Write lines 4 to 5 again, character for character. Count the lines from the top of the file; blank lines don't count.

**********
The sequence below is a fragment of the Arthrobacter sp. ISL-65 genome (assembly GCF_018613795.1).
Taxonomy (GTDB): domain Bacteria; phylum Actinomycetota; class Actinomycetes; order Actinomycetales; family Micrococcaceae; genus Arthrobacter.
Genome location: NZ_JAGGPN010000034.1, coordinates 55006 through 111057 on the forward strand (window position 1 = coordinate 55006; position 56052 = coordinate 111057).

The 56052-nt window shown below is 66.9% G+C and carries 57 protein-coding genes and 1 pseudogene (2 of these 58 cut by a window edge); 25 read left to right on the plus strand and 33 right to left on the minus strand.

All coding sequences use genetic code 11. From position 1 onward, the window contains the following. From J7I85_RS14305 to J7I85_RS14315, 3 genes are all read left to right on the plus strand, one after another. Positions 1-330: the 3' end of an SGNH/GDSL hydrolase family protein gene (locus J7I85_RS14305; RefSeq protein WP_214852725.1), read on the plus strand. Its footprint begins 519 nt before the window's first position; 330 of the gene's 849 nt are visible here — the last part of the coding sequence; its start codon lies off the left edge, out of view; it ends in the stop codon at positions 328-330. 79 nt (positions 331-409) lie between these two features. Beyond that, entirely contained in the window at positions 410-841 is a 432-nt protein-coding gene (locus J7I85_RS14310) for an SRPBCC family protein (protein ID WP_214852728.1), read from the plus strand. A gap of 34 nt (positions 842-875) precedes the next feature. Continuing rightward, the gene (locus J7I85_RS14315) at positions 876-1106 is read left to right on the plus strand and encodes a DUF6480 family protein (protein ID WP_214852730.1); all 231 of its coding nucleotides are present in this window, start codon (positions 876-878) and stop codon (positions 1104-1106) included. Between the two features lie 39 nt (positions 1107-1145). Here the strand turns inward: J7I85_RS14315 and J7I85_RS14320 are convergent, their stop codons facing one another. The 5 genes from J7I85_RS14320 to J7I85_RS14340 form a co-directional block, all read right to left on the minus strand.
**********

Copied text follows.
The 56052-nt window shown below is 66.9% G+C and carries 57 protein-coding genes and 1 pseudogene (2 of these 58 cut by a window edge); 25 read left to right on the plus strand and 33 right to left on the minus strand.

All coding sequences use genetic code 11. From position 1 onward, the window contains the following. From J7I85_RS14305 to J7I85_RS14315, 3 genes are all read left to right on the plus strand, one after another. Positions 1-330: the 3' end of an SGNH/GDSL hydrolase family protein gene (locus J7I85_RS14305; RefSeq protein WP_214852725.1), read on the plus strand. Its footprint begins 519 nt before the window's first position; 330 of the gene's 849 nt are visible here — the last part of the coding sequence; its start codon lies off the left edge, out of view; it ends in the stop codon at positions 328-330. 79 nt (positions 331-409) lie between these two features. Beyond that, entirely contained in the window at positions 410-841 is a 432-nt protein-coding gene (locus J7I85_RS14310) for an SRPBCC family protein (protein ID WP_214852728.1), read from the plus strand. A gap of 34 nt (positions 842-875) precedes the next feature. Continuing rightward, the gene (locus J7I85_RS14315) at positions 876-1106 is read left to right on the plus strand and encodes a DUF6480 family protein (protein ID WP_214852730.1); all 231 of its coding nucleotides are present in this window, start codon (positions 876-878) and stop codon (positions 1104-1106) included. Between the two features lie 39 nt (positions 1107-1145). Here the strand turns inward: J7I85_RS14315 and J7I85_RS14320 are convergent, their stop codons facing one another. The 5 genes from J7I85_RS14320 to J7I85_RS14340 form a co-directional block, all read right to left on the minus strand.